Back to the Future


By Anthony Caruana
Thursday, 18 April, 2013



Back to the Future

Forty years ago, a revolution took place that completely changed the way we connect, communicate and collaborate.

I don’t know what you were doing in 1973 - I was starting primary school, as I was just five years old. Computers were the stuff of science fiction and the idea of global networks of interconnected computers belonged on Star Trek. Mobile phones weren’t on my radar until the 1990s. But that year two momentous changes began. The era of mobile telephony commenced when the first mobile phone call was made and we saw the birth of ethernet.

Think about how your business operates today. Both of these technologies are at the heart of you business’s communications.

The mobile phone has grown well beyond its original scope of allowing people to talk to each other wherever they are and whenever they want. The modern smartphone is now a mobile computing device that can make phone calls and remains connected 24/7 over a ubiquitous mobile data network.

Inside the office, your local network, and the WAN that connects multiple sites, makes it possible to conduct business. How many businesses could operate without this?

What’s interesting about these technologies is that neither is the best possible solution. That’s reflected in their continual evolution. Mobile phones can now deliver data faster than wired networks could just a few years ago and connecting devices to a network is trivially easy - notwithstanding the security challenges. What these technologies share is their openness.

Almost anyone can create devices that can connect over these two network standards. What makes these interesting for those looking at the longer term is that both persisted and become dominant despite the availability of other competing standards.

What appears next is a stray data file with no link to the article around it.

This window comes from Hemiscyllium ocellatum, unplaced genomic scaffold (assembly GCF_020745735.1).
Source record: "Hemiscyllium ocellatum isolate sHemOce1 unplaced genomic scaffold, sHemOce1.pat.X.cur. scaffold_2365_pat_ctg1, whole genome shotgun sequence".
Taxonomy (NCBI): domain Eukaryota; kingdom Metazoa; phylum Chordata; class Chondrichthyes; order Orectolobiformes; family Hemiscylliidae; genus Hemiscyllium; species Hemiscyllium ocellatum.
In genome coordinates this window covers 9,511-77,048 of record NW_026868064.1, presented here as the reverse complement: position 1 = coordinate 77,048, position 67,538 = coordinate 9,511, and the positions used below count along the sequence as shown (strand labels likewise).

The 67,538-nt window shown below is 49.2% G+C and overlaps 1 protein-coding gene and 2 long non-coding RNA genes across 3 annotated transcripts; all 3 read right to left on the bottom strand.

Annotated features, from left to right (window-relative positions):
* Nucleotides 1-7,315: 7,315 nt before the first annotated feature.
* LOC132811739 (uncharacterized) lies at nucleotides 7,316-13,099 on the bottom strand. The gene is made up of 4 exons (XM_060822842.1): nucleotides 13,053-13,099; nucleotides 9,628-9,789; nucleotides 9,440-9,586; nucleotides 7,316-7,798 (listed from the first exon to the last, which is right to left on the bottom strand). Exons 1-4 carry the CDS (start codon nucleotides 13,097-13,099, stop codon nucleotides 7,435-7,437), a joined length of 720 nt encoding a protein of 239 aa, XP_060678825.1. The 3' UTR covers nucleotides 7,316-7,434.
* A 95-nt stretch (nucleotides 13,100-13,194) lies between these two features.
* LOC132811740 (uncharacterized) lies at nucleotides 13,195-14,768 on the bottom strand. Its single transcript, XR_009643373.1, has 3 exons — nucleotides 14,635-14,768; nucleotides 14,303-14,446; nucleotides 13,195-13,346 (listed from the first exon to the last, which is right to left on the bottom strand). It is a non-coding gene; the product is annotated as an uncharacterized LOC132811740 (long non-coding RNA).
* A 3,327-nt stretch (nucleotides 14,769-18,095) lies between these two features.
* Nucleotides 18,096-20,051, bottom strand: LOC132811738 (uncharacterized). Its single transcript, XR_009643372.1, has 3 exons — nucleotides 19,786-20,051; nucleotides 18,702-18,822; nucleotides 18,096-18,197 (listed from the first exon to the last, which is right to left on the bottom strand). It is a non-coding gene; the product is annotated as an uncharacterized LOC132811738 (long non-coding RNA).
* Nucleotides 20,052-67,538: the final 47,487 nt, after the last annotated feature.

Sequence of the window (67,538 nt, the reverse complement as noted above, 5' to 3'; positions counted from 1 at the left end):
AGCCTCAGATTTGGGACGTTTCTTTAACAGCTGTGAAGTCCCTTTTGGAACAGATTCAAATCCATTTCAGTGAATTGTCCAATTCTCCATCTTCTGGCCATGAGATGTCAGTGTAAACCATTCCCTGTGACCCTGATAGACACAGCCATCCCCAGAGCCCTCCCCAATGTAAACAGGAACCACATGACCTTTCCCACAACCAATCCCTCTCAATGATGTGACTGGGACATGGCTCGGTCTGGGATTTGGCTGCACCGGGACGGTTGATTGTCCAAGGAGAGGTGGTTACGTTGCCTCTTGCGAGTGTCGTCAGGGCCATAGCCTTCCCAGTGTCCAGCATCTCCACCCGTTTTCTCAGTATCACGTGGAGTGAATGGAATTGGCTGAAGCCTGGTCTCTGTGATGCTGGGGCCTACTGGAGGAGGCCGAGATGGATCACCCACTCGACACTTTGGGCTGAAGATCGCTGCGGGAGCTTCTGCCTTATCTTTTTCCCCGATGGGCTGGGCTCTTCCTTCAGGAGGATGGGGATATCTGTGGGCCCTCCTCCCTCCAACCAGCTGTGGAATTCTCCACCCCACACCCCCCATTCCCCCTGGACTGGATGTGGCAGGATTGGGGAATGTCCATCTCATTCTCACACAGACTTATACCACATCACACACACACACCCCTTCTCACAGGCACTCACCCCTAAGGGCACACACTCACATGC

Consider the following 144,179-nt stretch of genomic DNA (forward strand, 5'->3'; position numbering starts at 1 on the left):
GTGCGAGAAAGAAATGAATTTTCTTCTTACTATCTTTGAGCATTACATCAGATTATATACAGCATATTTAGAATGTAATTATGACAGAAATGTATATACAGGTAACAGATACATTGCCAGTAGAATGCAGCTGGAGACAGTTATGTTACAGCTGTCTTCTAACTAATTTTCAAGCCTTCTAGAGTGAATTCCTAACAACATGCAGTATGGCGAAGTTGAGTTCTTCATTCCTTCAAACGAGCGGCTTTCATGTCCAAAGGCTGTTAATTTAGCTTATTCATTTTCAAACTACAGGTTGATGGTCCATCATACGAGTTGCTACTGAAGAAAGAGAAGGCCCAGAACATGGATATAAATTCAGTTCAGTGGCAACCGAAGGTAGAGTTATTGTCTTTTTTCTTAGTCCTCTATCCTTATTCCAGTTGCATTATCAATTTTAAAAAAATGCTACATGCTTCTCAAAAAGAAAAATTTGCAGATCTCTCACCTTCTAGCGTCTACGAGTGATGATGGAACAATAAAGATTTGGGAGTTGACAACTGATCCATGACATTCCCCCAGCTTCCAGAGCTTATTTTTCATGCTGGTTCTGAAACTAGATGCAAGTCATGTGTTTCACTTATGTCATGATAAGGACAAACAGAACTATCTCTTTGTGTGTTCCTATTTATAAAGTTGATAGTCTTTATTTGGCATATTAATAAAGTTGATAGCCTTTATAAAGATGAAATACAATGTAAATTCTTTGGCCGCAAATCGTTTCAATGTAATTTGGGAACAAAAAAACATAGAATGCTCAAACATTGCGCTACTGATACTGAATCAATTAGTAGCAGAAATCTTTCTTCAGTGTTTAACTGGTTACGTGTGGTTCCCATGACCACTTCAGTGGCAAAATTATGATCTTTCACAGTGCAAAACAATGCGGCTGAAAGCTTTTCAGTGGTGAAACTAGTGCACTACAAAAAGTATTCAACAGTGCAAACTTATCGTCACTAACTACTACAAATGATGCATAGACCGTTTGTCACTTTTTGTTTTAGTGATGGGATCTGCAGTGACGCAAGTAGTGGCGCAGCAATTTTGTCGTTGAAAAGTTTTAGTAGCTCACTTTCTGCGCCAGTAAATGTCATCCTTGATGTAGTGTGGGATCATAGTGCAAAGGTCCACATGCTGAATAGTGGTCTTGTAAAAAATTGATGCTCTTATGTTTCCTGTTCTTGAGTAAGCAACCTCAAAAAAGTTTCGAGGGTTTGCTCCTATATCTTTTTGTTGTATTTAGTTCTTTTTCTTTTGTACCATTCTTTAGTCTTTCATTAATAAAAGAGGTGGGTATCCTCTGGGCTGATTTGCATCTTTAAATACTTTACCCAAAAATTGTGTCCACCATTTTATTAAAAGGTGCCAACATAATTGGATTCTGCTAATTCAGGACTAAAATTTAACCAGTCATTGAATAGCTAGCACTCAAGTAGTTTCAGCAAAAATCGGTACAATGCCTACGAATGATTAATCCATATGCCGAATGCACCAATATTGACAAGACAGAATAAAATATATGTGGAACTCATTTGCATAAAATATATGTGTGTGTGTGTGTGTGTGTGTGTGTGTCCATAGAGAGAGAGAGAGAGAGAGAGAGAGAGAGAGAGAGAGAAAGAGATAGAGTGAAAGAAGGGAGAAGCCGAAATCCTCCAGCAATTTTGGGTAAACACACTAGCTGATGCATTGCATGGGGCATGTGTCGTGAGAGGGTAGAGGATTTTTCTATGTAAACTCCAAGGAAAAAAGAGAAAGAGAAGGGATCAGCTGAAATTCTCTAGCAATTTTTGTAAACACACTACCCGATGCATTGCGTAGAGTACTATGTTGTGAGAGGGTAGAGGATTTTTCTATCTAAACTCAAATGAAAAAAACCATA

What really shines through is that it’s not always the most technically sophisticated solution that persists. It’s the most open standard that survives and thrives. A look back over the last couple of decades gives us a picture of the future.

MSN and AOL fancied themselves as superior to the internet but the open standard won out. Token ring, NetBEUI and IPX/SPX were common but it was the open TCP/IP that we all use now. For today’s decision makers and influencers, it’s worth looking at history for guidance on what the future will bring.

It’s fair to say that corporate IT is at a tipping point today. Over the last couple of years, the volumes of data we have to manage have increased markedly and rapidly. This change has been fast enough that we’ve had to come up with new names for units of measure as we’ve moved from terabytes to petabytes, zettabytes and beyond. What data storage, management and access technologies are going to persist so that our data isn’t trapped in a legacy system?

One of the temptations is to look at the open source world for open standards. But it’s not always open standards that become ubiquitous. It’s the standard that’s most easily used. For example, although Apple advocates using AAC encoding for music, it’s MP3 that’s king. AAC is open, MP3 is proprietary. Similarly, Open Office is open source but it’s the proprietary Microsoft Office that is most used - although this is interesting as the office file formats are now ISO standards.

What’s the takeaway from all this?

Does your strategic plan consider standards for key functions? How do you decide which standards to back and which to reject? For core infrastructure, you might not be able to look 40 years ahead, but you may need to consider the next five to 10 years.

Are you actively looking at what’s coming out of think tanks and research organisations like CSIRO and NICTA to see what technologies are emerging and you need to monitor?

While we doubt we’ll still be working on another 40 years, we wonder what’s being invented today that will shape how we live and work in that time.

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